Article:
Virtual Machine

For many reasons, regardless of which OS I am using, I always run multiple Linux distros in virtual machines. But what if running Windows in a virtual machine? What can be expected of that? Well, you could still run Visual Studio to develop Windows native applications, namely Windows Forms (WPF) and Universal Windows Platform (UWP), and other tasks smoothly. But it will require a special license.

There is no need to worry about using the GPU on a virtual machine, you will have the opportunity to perform a PCI passthrough if you own multiple dedicated GPUs. Seriously, even if you only have one dedicated GPU, you can still survive but with intermediate skills.

What I like best is that we can easily get snapshots of the entire OS. You only need to pay most attention to sharing resources. Anyway, never ask for too much while using a virtual machine.

Windows Subsystem for Linux

The last option is using Windows Subsystem for Linux (WSL), right? I have nothing to say about this new technology from having only used it a week. But let me try to tell what I have learned about WSL2.

I am neither into writing a how-to nor a technical details in here, since there are so many awesome articles around. We can install WSL2 just by following a few steps from the official documentation. Despite finding it disappointed, there are several distros available in the Microsoft Store. No Fedora unfortunately. However, you can install it yourself by following a great article written by Bowman.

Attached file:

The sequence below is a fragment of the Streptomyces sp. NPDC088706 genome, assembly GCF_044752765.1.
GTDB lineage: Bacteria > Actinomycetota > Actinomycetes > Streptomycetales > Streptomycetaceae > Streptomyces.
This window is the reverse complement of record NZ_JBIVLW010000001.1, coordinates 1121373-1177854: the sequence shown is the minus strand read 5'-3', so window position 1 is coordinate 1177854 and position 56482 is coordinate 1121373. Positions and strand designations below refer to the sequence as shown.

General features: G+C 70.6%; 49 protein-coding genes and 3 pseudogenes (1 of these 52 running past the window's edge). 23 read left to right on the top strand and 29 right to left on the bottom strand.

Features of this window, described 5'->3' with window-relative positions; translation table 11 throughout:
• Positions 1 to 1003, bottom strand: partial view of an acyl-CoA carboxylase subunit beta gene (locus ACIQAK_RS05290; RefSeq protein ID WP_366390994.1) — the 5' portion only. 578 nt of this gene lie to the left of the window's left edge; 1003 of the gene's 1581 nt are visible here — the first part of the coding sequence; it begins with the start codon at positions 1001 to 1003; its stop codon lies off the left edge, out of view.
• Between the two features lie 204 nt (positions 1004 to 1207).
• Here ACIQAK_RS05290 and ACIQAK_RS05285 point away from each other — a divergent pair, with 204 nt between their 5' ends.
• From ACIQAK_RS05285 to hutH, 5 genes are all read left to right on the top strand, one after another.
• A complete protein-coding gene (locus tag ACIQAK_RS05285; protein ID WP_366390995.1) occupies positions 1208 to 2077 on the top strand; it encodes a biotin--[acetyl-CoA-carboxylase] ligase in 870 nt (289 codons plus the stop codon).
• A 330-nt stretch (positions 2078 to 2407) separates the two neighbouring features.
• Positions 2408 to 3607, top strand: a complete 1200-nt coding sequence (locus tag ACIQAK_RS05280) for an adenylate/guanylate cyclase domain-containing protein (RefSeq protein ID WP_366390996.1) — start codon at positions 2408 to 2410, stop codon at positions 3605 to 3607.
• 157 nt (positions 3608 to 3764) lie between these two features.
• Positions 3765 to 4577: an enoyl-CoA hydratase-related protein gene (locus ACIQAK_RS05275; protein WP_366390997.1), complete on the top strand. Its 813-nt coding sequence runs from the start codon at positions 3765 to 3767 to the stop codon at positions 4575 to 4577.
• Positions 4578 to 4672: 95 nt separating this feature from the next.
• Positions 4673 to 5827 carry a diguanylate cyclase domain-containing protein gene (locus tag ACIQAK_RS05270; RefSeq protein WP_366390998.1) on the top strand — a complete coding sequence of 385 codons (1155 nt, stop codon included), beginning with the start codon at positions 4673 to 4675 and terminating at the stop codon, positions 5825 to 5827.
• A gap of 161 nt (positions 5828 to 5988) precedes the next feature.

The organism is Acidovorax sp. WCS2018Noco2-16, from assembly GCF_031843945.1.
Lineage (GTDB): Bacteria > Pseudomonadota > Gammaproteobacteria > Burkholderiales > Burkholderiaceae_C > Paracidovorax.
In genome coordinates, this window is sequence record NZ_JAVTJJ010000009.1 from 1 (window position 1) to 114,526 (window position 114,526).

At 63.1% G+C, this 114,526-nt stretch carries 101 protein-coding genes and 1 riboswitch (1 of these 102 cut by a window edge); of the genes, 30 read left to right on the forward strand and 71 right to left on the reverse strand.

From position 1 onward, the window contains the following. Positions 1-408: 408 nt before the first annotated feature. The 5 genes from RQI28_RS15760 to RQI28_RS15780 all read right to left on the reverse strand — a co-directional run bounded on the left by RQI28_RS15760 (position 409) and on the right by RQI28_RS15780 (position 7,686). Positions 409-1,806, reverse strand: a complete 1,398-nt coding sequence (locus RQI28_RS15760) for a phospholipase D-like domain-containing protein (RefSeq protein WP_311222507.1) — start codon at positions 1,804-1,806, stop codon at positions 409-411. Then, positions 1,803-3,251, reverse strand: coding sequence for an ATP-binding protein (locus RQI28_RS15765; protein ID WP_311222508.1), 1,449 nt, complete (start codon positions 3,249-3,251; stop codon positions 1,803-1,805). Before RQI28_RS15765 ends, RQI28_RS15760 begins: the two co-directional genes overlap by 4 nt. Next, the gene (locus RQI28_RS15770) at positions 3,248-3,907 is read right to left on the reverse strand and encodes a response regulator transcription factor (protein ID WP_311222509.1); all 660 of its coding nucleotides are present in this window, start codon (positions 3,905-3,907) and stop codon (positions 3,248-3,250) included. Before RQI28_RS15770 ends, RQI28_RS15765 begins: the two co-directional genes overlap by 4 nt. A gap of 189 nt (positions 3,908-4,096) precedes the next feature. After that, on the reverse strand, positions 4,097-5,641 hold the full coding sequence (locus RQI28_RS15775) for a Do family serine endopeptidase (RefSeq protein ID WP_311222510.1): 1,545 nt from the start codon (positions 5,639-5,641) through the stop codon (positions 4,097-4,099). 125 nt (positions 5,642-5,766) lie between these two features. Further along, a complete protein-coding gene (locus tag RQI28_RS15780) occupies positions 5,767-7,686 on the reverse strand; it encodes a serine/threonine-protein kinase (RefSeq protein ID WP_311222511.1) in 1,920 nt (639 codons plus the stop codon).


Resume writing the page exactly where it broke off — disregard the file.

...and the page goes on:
Using Docker on Windows 10 Home is no longer impossible! You can install Docker Desktop on it by following the official documentation. What about Podman/Buildah? It just works out of the box! Note that systemd is not supported in the WSL2 yet. But do not even worry at all, there are certain little hacks that have been done.

For my sake, I will stick with Docker instead. It allows me to easily integrate those containers with Visual Studio Code. I cannot find a way to connect to the Podman's containers running on WSL2 other than using an SFTP extension in theory. But why does it have to be a choice?

Working on a machine learning project in WSL2 seems promising, although setup is not so easy at this point. I have to admit that I have not tried it myself, but it is said that it is perfectly possible!

One thing I have noticed the most is the increasing use of the memory when running some containers in the WSL2. Even though then I stopped it all, I did not get automatic reclaiming to the memory. Yet we can do it manually for sure or just shutdown the WSL2 after using it.

Another one is the poor performance across Windows file system as explained in the official overview. All we need to do is move our project directories into the WSL2 file system.


That's all I can write about for now. What do you think about switching to WSL2? Please let me know in the comments below. Thank you so much for being a reader of my first post ever in here! Shhh, I am still learning to write in English.

Discussion (0)